Israeli President Isaac Herzog spent a day in Turkey on March 9 hoping to reboot bilateral relations with Turkey after years of rollercoaster acrimony.
His host, Turkish President Recep Tayyip Erdogan, struck an upbeat note, saying he believed that Herzog’s whirlwind visit would be “a turning point” in Turkey’s often contentious ties with Israel. “Strengthening relations with the State of Israel has great value for our country,” said Erdogan, an Islamist and a perennial critic of Israel’s policies toward the Palestinians.
Echoing his comments, Herzog declared, “Relations between Israel and Turkey are important to Israel, important to Turkey, and important to the entire region.”
Cognizant of Erdogan’s mercurial attitude to Israel, Herzog said, “The relationship with Turkey has had its ups and downs in recent years. We will not agree on everything, but we will try to restart relations. Hopefully, following my visit, a process of in-depth and serious dialogue with Turkey will begin at various levels, and we will eventually see progress and positive relations and results.”
Claiming he was “under no illusions” regarding the attainability of this objective, Herzog said he hoped he had laid the groundwork for a new and improved era in Israeli-Turkish relations.
This was certainly a pivotal moment in Israel’s relations with Turkey, the first Muslim country to recognize Israel. It was probably on a pair with Erdogan’s first and only visit to Israel in May 2005, just months before Israel withdrew unilaterally from the Gaza Strip.
Two years after Erdogan set foot in Israel, the then Israeli prime minister, Ehud Olmert, paid a visit to Turkey. And in the same year, the then Israeli president, Shimon Peres, addressed Turkey’s parliament.
These were the golden years when Israel’s strategic partnership with Turkey reached its peak.
Herzog’s visit may well have been on the same plane of importance. It unfolded in two cities. In Ankara, he met Erdogan. And in Istanbul, he paid his respects to the Jewish community at Neve Shalom synagogue, which has been attacked by terrorists three times since 1986.
Prior to leaving Ankara, Herzog announced that Turkey’s foreign minister, Mevlut Cavusoglu, would visit Israel in April to discuss ways of establishing a special mechanism to prevent future crises from spinning out of control.
Another topic on Cavusoglu’s agenda will likely be the full restoration of Turkey’s relations with Israel. Turkey recalled its ambassador in Tel Aviv in 2018, less than two years after he had returned to Israel after a six-year absence. During this fraught period, the Turkish government ordered Israel’s ambassador out of Turkey.
Israel forged close political and military ties with Turkey in the mid-1990s, following the launch of the Oslo peace process and the hopes it inspired for reconciliation between Israel and the Palestinians.
In the wake of the first Gaza war in 2008-2009, however, Erdogan bitterly condemned Israel, branding it as a “terrorist state.” And in a juvenile spectacle at the Davos economic forum in Switzerland, he denounced Israel in the presence of Peres, who was clearly embarrassed and angered by his rant.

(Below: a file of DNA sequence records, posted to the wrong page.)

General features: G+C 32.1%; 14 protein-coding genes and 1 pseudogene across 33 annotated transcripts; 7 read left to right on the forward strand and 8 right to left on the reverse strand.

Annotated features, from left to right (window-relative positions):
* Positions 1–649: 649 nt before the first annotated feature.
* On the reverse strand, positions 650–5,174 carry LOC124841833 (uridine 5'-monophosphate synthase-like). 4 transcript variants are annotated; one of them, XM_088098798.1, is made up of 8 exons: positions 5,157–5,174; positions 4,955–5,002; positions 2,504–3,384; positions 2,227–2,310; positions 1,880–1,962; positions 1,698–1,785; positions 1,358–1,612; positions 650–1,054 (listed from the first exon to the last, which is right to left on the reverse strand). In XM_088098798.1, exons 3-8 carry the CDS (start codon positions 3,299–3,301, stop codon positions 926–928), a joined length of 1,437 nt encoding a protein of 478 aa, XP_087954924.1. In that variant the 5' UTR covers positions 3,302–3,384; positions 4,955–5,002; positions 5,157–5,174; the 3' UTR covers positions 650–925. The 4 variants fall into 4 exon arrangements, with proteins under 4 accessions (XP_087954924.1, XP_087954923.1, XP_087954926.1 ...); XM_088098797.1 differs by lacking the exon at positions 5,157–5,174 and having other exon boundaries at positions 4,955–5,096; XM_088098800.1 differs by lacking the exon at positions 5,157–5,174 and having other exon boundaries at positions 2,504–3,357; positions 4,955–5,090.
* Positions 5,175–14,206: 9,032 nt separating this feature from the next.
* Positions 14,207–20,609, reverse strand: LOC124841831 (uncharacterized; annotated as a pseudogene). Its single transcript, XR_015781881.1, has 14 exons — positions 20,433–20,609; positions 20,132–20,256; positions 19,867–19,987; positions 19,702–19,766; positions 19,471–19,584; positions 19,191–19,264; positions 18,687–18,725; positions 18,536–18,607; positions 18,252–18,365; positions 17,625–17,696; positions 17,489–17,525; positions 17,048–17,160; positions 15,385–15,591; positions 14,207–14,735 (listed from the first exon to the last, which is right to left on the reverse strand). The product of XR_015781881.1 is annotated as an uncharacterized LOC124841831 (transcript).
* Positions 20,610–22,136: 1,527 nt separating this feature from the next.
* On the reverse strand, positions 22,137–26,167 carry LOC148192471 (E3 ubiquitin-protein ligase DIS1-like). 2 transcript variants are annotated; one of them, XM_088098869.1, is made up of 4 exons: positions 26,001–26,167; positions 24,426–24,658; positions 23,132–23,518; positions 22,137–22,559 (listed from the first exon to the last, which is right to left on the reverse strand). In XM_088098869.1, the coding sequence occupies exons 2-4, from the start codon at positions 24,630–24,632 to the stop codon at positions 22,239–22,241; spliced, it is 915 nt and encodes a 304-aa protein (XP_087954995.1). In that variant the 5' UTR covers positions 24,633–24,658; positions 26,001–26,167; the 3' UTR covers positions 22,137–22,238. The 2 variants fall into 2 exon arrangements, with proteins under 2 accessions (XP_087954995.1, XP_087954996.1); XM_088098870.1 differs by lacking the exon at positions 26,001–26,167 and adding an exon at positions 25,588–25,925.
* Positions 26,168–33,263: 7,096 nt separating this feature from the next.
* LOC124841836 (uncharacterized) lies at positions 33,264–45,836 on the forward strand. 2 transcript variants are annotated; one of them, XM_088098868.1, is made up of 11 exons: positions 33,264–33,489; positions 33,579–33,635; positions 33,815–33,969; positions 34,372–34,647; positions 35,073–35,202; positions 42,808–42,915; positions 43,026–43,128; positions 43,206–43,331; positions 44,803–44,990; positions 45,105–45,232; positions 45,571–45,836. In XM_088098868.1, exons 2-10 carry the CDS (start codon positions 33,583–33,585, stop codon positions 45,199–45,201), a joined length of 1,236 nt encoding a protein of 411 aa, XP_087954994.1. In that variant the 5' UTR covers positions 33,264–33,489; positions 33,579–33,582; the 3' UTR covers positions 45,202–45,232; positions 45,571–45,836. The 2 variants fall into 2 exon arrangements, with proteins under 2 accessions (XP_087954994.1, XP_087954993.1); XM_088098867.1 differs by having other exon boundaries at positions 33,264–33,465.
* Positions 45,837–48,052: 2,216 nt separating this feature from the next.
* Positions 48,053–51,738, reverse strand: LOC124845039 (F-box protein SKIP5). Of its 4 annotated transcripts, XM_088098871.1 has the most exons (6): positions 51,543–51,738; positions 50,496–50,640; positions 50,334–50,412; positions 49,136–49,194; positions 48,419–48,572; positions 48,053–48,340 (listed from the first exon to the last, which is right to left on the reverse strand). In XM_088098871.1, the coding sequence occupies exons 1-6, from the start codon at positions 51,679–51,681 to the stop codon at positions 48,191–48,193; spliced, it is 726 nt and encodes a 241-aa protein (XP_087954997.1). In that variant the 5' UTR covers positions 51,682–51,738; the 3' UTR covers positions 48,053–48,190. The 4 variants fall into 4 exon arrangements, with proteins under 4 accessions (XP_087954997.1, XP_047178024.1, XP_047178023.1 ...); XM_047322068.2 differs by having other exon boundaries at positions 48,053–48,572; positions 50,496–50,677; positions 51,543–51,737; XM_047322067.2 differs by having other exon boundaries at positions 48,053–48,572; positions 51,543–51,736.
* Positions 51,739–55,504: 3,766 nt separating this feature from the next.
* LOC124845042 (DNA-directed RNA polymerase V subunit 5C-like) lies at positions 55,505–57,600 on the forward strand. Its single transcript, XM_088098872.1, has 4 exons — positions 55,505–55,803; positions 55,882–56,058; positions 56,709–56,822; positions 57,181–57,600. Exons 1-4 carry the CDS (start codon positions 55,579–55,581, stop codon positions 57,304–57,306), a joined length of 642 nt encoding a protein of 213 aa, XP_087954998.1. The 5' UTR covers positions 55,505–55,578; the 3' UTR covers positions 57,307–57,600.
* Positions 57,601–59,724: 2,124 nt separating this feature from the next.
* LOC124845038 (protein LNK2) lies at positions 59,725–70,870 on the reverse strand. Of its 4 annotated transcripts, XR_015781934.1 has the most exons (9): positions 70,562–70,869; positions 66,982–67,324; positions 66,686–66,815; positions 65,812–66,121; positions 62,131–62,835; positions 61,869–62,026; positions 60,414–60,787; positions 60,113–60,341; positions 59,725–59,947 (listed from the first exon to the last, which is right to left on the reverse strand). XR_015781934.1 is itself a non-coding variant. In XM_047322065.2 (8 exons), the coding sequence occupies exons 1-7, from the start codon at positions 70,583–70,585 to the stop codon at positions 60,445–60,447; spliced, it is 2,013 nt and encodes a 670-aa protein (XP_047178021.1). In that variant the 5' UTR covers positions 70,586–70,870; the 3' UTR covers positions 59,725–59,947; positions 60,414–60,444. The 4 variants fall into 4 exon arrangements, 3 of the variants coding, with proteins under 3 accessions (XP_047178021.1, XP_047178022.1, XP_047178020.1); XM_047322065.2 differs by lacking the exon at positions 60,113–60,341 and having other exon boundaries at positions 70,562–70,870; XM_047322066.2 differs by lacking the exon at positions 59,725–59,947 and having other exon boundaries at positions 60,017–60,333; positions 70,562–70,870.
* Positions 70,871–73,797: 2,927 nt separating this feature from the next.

There was a further deterioration in Israel’s relations with Turkey in 2010 after Israeli naval commandos boarded a Turkish vessel, the Mavi Marmara, and killed nine Turks and one American of Turkish descent. The Mavi Marmara was the lead ship in a flotilla of boats attempting to break Israel’s siege of Gaza, which was seized by Hamas, a Turkish ally, in a bloody takeover three years earlier.
Israel and Turkey finally resolved their quarrel in 2016, following Israel’s decision to compensate the families of Turks who had been fatally shot aboard that ill-fated ship.
But in the spring of 2018, angered by Israel’s strong armed response to fierce Palestinian rioting along its border with Gaza, Erdogan went ballistic again. In a rage, he withdrew Turkey’s ambassador in Israel and kicked out Israel’s envoy, thereby returning to the status quo ante.
After these disruptions, Erdogan ratcheted up his verbal assaults on Israel, prompting the then Israeli prime minister, Benjamin Netanyahu, to respond in kind. These unpleasant incidents weighed heavily on Israel’s political relations with Turkey, but had no effect on its swelling level of trade and commerce with Turkey.
Starting last year, Erdogan and his advisors, worried by Turkey’s growing isolation in the region and the calamitous state of its inflation-ridden economy, decided they had nothing to gain and everything to lose by attacking Israel.
“We will exert efforts to move our bilateral relations to a very different place,” he said. “I can tell they (Israel) also have the same approach.”
Erdogan’s comments prompted his foreign policy advisor, Ibrahim Kalin, to initiate talks with Israel’s charge d’affaires in Ankara, Irit Lillian. This led to Erdogan’s invitation to Herzog to visit Turkey. Last month, Alon Ushpiz, the director-general of Israel’s Ministry of Foreign Affairs, went to Turkey to prepare it.
Three days before Herzog boarded a plane bound for Turkey, a delegation of more than 100 Turkish businessmen, all members of the Turkish Exporters Assembly, arrived in Israel to meet their Israeli counterparts from the Federation of International Chambers of Commerce. It was the largest such delegation from Turkey to arrive in Israel in years.
Uriel Lynn, the president of the federation, hailed the event as “a turning point in our future relations both Turkey.”
The volume of Israeli-Turkish trade has grown from $4.9 billion in 2020 to $6.7 billion in 2021, the coronavirus pandemic notwithstanding.
This figure is expected to grow exponentially if, as expected, Israel and Turkey succeed in normalizing relations. Judging by Herzog’s visit to Turkey, there is more than a fair chance that this will happen in the near future.